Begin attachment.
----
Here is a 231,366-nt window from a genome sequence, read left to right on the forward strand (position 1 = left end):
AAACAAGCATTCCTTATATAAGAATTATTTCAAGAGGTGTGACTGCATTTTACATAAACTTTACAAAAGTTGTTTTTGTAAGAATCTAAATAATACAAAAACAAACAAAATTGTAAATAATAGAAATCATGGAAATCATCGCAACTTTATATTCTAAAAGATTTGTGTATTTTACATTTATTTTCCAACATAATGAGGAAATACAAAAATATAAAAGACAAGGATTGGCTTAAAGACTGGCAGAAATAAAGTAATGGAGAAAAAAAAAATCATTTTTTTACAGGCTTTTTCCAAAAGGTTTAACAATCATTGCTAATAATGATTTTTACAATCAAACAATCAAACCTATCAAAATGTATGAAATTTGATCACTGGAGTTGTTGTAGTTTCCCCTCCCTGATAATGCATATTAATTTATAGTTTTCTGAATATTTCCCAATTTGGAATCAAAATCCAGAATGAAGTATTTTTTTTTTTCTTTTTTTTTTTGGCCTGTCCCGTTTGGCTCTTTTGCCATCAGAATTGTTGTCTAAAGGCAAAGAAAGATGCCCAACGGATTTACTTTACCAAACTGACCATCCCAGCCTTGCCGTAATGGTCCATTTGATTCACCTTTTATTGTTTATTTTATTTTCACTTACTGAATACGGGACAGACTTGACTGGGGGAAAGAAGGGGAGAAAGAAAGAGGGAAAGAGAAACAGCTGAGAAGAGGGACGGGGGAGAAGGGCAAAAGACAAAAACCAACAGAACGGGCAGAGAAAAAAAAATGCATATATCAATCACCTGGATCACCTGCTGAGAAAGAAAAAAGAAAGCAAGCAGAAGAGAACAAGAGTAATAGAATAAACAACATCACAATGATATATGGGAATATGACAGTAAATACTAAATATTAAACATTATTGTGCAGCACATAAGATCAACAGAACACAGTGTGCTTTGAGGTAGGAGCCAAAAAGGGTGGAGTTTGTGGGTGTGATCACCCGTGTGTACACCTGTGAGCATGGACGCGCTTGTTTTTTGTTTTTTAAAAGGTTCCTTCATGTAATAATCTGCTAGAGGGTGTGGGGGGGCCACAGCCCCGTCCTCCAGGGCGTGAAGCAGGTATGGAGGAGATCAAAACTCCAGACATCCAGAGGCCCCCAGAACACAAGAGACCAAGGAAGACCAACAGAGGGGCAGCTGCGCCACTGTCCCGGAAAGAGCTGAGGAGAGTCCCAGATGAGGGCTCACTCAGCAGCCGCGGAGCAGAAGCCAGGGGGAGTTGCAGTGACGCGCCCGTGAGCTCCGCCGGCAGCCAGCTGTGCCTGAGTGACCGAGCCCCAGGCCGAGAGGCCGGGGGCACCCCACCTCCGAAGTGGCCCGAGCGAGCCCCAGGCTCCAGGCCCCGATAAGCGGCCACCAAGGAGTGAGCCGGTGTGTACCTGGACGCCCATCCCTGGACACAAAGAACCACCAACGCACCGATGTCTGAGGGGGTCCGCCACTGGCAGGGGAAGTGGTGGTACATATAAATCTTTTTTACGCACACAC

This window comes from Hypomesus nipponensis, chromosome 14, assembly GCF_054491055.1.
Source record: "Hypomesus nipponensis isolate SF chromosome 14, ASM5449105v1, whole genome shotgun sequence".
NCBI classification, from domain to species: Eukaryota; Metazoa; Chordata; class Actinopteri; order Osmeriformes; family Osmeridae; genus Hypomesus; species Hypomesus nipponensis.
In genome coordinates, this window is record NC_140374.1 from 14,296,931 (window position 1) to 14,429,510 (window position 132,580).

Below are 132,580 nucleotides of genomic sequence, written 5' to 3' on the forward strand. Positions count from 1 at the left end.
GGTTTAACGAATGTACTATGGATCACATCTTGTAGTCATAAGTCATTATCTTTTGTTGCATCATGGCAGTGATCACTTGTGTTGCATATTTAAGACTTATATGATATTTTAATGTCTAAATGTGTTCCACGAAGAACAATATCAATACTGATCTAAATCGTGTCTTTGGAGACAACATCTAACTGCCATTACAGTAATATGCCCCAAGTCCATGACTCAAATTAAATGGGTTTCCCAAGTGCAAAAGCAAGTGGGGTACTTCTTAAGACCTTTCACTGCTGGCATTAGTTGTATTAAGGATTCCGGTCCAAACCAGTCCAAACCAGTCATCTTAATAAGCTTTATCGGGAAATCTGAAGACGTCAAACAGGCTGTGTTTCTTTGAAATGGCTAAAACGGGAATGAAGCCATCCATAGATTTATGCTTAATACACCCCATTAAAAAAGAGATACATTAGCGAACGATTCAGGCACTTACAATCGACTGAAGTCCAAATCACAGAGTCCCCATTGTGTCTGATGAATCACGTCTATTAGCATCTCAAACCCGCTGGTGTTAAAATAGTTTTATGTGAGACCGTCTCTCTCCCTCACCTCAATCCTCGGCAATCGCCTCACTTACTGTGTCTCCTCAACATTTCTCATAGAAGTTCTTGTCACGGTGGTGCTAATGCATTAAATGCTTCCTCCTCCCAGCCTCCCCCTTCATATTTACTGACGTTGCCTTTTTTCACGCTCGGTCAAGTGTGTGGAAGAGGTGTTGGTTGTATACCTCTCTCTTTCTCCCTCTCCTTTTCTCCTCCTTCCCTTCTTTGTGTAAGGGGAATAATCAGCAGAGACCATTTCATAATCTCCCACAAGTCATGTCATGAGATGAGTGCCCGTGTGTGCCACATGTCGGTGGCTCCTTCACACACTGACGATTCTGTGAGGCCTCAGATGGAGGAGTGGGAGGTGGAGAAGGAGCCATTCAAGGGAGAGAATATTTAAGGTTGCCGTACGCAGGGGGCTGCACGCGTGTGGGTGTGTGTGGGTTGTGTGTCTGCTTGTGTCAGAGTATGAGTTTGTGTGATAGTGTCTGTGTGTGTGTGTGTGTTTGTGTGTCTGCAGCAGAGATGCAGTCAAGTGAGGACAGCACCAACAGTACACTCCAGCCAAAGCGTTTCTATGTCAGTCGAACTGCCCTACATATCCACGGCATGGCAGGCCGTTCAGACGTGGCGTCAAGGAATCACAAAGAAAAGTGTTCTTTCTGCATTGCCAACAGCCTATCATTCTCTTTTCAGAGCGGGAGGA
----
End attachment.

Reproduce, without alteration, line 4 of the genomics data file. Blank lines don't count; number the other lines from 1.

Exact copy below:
Source record: "Hypomesus nipponensis isolate SF chromosome 14, ASM5449105v1, whole genome shotgun sequence".